“We are now looking at that category of complaints to determine what exactly should be a better system of delineating how things go to the district versus internal affairs,” Price said. “This is important because it impacts the quality. It impacts the outcome in that individual situation, but also only internal affairs is charged with seeing the patterns and misconduct complaints and coming up with system changes in training and policy that can improve the whole police department.”

According to Price, before civilian oversight, there weren’t really any mechanisms in which civilians could dig into the inner workings of how the police departments held themselves accountable.

“We relied mostly on journalism to do that for us, but the police certainly didn’t openly share that information,” said Price.

The decision to potentially ban police oversight committees comes at a time when, according to Hines, “society’s perception of law enforcement varies widely, which is not surprising, due to the lived experiences of marginalized groups.”

“You would hope that would be a priority for the legislators — unfortunately, the only solution that they see is to, once again, preempt an idea and remove power to use our tax dollars on bad policies to restrict our freedoms, undermine our sense of democracy, and [undermine] our sense of having any accountability or any sort of say into the policing that happens in our community,” Hines said.

The ACLU of Florida says they support civilian review boards to acquire independent attorneys and, secondly, to have subpoena power similar to courts. If locals are motivated to protect their police oversight committees, they should reach out to local representatives and senators to voice their concerns.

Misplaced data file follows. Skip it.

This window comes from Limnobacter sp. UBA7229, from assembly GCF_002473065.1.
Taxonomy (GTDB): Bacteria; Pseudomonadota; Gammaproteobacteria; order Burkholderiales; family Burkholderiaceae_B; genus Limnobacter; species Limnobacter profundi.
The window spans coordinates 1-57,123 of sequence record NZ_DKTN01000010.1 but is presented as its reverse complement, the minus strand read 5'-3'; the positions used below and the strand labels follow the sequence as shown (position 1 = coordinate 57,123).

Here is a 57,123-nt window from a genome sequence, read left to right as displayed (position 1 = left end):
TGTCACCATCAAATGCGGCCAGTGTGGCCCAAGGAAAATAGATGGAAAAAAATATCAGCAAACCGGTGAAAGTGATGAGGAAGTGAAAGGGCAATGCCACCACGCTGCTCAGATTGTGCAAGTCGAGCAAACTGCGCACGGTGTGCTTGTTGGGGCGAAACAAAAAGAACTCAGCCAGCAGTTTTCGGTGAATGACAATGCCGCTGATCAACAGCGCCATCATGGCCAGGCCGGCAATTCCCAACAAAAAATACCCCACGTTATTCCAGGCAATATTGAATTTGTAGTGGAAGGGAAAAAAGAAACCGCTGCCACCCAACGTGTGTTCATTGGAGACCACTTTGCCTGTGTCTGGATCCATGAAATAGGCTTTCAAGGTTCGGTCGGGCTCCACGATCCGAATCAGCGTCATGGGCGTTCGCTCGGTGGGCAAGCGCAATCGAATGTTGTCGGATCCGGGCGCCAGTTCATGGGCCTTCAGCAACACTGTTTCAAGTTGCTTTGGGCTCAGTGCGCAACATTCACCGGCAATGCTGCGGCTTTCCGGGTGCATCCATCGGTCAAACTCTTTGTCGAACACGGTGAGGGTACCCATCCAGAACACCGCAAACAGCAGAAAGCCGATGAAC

“[I]mpacts can only happen when people know, and we have an actual mechanism for them to exercise influence,” Price said. “Oversight is that mechanism. Frankly, I don’t know how we have done policing all this time without it. Almost every other profession has some independent mechanism of accountability … the ultimate outcome of not having these mechanisms in place is that you are left to resolve any concerns you have about policing with the police directly, and I think we know how that goes already. Some people will have access and be taken seriously; a larger number of people will not.”

One of Price’s largest battles in her decades-long career has involved the lack of access to information. According to Price, discretionary stops are a piece of data that a police department might be required to gather by the Department of Justice if they’ve been found to have a pattern of racial discrimination. Ideally, officers would keep track of when they make a discretionary arrest, when they choose to actually arrest someone who could get a ticket, and collect data about the race, location, and nature of the offense.

“There’s very little that I found this far in Florida law that requires police departments to gather and report race-based data that would be useful for communities trying to address things in their lived experience that are not documented,” Price said.

Price says local jurisdictions can require their criminal legal system to assess how their department is performing and strengthen oversight. While the legislative session is still ongoing and the outcome remains unknown, Price says she will continue to work with the committee to hold police accountable.

“While we’re still allowed to do that work, those in our community are talking about and talking with legal organizations about what we might have to do to litigate and clarify the law that comes out of this,” Price said. “We’re preparing ourselves for new versions of our ordinances that allow us to still do something useful for our community, without conflict and with state law. In the meantime, though, it is not a done deal. I highly urge people to contact their senators and representatives and let them know how they feel about the destruction of this particular type of democracy in Florida.”